It is simply impossible that the TSA catches dozens of terrorists every week. If it were true, the administration would be trumpeting this all over the press — it would be an amazing success story in their war on terrorism. But note that Hawley doesn’t exactly say that; he calls them “terrorist-related individuals.” Which means exactly what? People so dangerous they can’t be allowed to fly for any reason, yet so innocent they can’t be arrested — even under the provisions of the Patriot Act.

And if Secretary Chertoff is telling the truth when he says that there are only 2,500 people on the no-fly list and fewer than 16,000 people on the selectee list — they’re the ones that get extra screening — and that most of them live outside the U.S., then it is just plain impossible that the TSA identifies “dozens” of these people every week. The math just doesn’t make sense.

And I also don’t believe this:

Behavior detection works and we have 2,000 trained officers at airports today. They alert us to people who may pose a threat but who may also have items that could elude other layers of physical security.

It does work, but I don’t see the TSA doing it properly. (Fly El Al if you want to see it done properly.) But what I think Hawley is doing is engaging in a little bit of psychological manipulation. Like sky marshals, the real benefit of behavior detection isn’t whether or not you do it but whether or not the bad guys believe you’re doing it. If they think you are doing behavior detection at security checkpoints, or have sky marshals on every airplane, then you don’t actually have to do it. It’s the threat that’s the deterrent, not the actual security system.

This doesn’t impress me, either:

Items carried on the person, be they a ‘beer belly’ or concealed objects in very private areas, are why we are buying over 100 whole body imagers in upcoming months and will deploy more over time. In the meantime, we use hand-held devices that detect hydrogen peroxide and other explosives compounds as well as targeted pat-downs that require private screening.

Optional security measures don’t work, because the bad guys will opt not to use them. It’s like those air-puff machines at some airports now. They’re probably great at detecting explosive residue off clothing, but every time I have seen the machines in operation, the passengers have the option whether to go through the lane with them or another lane. What possible good is that?

The closest thing to a real response from Hawley is that the terrorists might get caught stealing credit cards.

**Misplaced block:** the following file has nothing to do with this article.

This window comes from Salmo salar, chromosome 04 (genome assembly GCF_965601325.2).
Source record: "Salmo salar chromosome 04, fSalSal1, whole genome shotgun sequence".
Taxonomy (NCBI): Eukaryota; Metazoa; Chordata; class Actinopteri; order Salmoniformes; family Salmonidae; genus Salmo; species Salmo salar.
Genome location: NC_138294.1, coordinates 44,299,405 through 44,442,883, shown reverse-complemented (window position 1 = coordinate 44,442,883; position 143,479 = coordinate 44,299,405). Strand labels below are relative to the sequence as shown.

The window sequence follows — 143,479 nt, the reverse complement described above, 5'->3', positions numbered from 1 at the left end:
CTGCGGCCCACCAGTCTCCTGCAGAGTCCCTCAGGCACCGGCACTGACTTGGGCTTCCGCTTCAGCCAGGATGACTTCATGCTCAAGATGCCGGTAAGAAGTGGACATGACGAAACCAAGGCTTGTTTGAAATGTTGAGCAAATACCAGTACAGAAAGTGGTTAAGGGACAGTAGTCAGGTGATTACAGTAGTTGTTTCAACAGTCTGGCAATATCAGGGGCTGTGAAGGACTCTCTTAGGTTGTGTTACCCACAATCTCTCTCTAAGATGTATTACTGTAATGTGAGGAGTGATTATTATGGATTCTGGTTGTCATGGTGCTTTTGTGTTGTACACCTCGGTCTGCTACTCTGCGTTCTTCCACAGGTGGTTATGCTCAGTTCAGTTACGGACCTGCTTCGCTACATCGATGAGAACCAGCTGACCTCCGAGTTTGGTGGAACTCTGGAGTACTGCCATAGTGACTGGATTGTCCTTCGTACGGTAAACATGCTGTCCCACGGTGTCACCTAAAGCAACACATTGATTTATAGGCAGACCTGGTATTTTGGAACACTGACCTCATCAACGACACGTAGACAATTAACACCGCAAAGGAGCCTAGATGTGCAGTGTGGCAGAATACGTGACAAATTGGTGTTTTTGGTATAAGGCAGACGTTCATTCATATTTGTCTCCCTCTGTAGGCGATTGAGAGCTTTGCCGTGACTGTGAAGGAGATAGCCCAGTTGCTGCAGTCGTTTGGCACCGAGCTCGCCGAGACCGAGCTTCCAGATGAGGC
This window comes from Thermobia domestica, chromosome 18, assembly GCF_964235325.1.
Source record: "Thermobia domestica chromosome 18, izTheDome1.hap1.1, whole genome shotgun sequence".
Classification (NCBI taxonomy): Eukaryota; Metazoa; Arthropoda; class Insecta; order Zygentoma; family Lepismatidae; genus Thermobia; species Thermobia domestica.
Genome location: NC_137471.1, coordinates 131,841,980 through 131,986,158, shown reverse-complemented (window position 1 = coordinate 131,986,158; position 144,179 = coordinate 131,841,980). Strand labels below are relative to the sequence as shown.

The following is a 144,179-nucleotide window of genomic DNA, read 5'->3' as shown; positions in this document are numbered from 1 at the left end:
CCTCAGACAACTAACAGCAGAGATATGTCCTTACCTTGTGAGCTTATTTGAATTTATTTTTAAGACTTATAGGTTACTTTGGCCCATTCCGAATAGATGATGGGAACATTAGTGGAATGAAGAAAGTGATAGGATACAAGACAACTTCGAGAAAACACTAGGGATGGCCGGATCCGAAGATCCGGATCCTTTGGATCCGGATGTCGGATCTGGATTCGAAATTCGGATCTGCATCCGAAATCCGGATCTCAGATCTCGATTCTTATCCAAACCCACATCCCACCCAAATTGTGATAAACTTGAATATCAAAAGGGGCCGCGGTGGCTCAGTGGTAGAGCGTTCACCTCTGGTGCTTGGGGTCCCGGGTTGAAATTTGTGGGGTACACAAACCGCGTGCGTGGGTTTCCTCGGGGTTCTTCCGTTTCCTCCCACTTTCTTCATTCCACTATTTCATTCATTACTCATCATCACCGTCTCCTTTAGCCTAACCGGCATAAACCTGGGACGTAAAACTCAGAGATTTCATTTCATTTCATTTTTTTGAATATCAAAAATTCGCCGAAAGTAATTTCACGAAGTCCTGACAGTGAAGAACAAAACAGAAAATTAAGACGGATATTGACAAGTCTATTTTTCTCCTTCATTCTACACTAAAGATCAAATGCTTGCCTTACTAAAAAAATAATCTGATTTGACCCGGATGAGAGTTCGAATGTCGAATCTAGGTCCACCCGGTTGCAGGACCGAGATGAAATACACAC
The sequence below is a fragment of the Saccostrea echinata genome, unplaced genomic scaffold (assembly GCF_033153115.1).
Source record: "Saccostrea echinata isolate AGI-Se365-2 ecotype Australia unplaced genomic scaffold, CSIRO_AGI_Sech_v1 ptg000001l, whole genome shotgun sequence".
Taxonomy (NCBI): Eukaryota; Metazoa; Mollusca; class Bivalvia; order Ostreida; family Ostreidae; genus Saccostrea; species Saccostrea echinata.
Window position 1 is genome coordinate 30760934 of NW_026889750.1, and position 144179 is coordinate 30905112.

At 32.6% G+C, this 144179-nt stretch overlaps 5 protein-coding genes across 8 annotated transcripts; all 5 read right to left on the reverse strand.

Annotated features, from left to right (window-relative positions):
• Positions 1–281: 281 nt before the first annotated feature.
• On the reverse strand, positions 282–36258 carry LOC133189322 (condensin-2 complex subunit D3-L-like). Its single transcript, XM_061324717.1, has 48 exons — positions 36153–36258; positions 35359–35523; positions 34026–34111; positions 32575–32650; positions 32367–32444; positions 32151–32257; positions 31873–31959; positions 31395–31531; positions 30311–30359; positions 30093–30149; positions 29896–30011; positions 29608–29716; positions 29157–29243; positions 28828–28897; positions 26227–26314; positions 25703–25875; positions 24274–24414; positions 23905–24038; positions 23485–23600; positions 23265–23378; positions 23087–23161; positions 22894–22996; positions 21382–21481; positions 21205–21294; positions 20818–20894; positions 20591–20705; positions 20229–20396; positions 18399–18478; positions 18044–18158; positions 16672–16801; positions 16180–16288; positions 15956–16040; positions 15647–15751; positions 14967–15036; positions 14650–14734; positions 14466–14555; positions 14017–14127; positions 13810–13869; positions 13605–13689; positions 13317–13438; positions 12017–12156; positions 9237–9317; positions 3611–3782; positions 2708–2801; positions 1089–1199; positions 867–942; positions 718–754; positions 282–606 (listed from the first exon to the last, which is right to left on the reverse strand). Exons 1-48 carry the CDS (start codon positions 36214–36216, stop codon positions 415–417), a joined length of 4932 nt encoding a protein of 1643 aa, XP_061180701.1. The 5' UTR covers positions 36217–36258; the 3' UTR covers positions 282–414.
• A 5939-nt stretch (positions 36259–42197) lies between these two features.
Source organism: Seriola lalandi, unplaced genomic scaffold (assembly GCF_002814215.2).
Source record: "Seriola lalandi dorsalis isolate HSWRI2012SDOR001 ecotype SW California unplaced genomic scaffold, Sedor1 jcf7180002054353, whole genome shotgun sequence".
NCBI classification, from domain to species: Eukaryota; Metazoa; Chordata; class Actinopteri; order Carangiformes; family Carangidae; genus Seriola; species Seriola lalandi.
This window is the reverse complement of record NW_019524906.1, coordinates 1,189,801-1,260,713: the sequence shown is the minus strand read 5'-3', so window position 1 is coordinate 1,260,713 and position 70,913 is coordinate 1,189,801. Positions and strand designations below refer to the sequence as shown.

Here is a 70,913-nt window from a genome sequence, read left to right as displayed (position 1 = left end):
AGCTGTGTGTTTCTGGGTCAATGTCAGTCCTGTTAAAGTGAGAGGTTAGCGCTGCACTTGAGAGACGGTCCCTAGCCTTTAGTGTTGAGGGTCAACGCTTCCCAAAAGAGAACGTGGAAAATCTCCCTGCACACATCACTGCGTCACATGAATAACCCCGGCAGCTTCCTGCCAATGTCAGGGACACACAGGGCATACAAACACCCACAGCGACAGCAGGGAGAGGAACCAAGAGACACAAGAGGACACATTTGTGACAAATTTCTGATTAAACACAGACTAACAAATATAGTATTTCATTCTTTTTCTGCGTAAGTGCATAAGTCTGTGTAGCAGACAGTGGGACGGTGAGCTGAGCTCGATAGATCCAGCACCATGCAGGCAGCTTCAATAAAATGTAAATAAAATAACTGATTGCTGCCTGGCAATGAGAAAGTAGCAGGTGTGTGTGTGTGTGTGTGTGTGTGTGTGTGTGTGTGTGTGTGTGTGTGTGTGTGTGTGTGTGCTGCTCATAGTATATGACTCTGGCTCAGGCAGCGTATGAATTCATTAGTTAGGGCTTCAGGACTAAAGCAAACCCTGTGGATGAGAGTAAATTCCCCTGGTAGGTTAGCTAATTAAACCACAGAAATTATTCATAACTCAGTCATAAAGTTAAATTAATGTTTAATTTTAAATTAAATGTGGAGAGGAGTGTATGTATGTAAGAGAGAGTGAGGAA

Using stolen credit cards and false documents as a way to get around watch-lists makes the point that forcing terrorists to use increasingly risky tactics has its own security value.

He’s right about that. And, truth be told, that was my sloppiest answer during the original interview. Thinking about it afterwards, it’s far more likely is that someone with a clean record and a legal credit card will buy the various plane tickets.

This is new:

Boarding pass scanners and encryption are being tested in eight airports now and more will be coming.

Ignoring for a moment that “eight airports” nonsense — unless you do it at every airport, the bad guys will choose the airport where you don’t do it to launch their attack — this is an excellent idea. The reason my attack works, the reason I can get through TSA checkpoints with a fake boarding pass, is that the TSA never confirms that the information on the boarding pass matches a legitimate reservation. If all TSA checkpoints had boarding pass scanners that connected to the airlines’ computers, this attack would not work. (Interestingly enough, I noticed exactly this system at the Dublin airport earlier this month.)

Stopping the “James Bond” terrorist is truly a team effort and I whole-heartedly agree that the best way to stop those attacks is with intelligence and law enforcement working together.

This isn’t about “Stopping the ‘James Bond’ terrorist,” it’s about stopping terrorism. And if all this focus on airports, even assuming it starts working, shifts the terrorists to other targets, we haven’t gotten a whole lot of security for our money.

FYI: I did a long interview with Kip Hawley last year. If you haven’t read it, I strongly recommend you do. I pressed him on these and many other points, and didn’t get very good answers then, either.

EDITED TO ADD (10/28): Kip Hawley responds in comments. Yes, it’s him.

EDITED TO ADD (11/17): Another article on those boarding pass verifiers.

Posted on October 23, 2008 at 6:24 AMView Comments

Change Your Name and Avoid the TSA Watchlist

Shhhh. Don’t tell the terrorists:

The U.S. Department of Homeland Security wrote a letter to Labb&eacute in 2004, saying he had been placed on their watch list after falling victim to identity theft. At the time, the department said there was no way for his name to be removed.

Although Labbé wrote letters to the U.S. department, his efforts were in vain, prompting him to legally change his name.

“So now, my official name is François Mario Labbé,” he said.

“Then you have to change everything: driver’s license, social insurance, medicare, credit card — everything.”

Although it’s not a big change from Mario Labbé, he said it’s been enough to foil the U.S. customs computers.

Posted on September 15, 2008 at 1:25 PMView Comments

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Sidebar photo of Bruce Schneier by Joe MacInnis.